The new study is “really breaking new ground,” says Frederik Simons, a geophysicist at Princeton University, who was not involved in the research. “They’ve really worked out a good way to tease out very subtle, slow temporal changes. It’s technically really savvy.”
    And, Simons adds, in many locations seismic records are decades older than the temperature records collected by Argo floats. That means that scientists may be able to use seismic ocean thermometry to come up with new estimates of past ocean temperatures. “The hunt will be on for high-quality archival records.” More

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    Species may swim thousands of kilometers to escape ocean heat waves

    When an intense heat wave strikes a patch of ocean, overheated marine animals may have to swim thousands of kilometers to find cooler waters, researchers report August 5 in Nature.
    Such displacement, whether among fish, whales or turtles, can hinder both conservation efforts and fishery operations. “To properly manage those species, we need to understand where they are,” says Michael Jacox, a physical oceanographer with the National Oceanographic and Atmospheric Administration based in Monterey, Calif.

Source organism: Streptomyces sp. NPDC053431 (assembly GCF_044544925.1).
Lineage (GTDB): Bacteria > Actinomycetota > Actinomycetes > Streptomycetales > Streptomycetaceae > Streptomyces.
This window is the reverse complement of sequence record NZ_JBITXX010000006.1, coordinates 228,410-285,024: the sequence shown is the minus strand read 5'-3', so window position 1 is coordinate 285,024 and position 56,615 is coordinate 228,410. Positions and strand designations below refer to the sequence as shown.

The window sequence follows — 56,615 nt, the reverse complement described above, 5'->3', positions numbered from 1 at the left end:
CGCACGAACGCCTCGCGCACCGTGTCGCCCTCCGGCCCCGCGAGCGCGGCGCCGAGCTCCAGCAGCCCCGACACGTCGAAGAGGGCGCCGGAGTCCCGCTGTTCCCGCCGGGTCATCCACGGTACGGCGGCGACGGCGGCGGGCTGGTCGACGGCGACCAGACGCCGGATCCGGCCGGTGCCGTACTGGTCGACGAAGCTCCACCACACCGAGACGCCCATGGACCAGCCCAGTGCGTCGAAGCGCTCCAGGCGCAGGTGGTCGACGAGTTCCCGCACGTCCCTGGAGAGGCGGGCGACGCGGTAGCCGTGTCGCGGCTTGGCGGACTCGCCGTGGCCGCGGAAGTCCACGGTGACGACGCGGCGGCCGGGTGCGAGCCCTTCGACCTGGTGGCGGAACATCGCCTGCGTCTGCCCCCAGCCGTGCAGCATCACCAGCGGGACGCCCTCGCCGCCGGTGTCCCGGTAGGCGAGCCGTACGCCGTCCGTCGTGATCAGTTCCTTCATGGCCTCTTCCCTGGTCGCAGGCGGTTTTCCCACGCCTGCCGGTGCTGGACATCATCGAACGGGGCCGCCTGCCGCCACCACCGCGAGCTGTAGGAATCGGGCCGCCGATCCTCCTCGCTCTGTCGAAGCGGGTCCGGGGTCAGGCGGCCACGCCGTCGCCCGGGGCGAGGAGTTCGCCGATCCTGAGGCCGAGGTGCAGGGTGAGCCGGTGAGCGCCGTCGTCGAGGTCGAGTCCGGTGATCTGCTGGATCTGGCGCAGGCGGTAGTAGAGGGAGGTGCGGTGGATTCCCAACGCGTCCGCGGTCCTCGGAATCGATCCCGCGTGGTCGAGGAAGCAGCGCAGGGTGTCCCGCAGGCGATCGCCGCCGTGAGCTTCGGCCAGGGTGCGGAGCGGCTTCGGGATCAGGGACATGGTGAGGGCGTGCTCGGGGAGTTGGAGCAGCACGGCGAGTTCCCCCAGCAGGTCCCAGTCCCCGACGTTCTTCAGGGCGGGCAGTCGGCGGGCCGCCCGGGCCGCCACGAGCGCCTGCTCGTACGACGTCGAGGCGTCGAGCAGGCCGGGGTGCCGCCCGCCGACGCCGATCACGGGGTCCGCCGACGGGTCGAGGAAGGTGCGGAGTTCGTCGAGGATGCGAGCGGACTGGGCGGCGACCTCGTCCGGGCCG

Marine heat waves —  defined as at least five consecutive days of unusually hot water for a given patch of ocean — have become increasingly common over the past century (SN: 4/10/18). Climate change has amped up the intensity of some of the most famous marine heat waves of recent years, such as the Pacific Ocean Blob from 2015 to 2016 and scorching waters in the Tasman Sea in 2017 (SN: 12/14/17; SN: 12/11/18).
    “We know that these marine heat waves are having lots of effects on the ecosystem,” Jacox says. For example, researchers have documented how the sweltering waters can bleach corals and wreak havoc on kelp forests. But the impacts on mobile species such as fish are only beginning to be studied (SN: 1/15/20).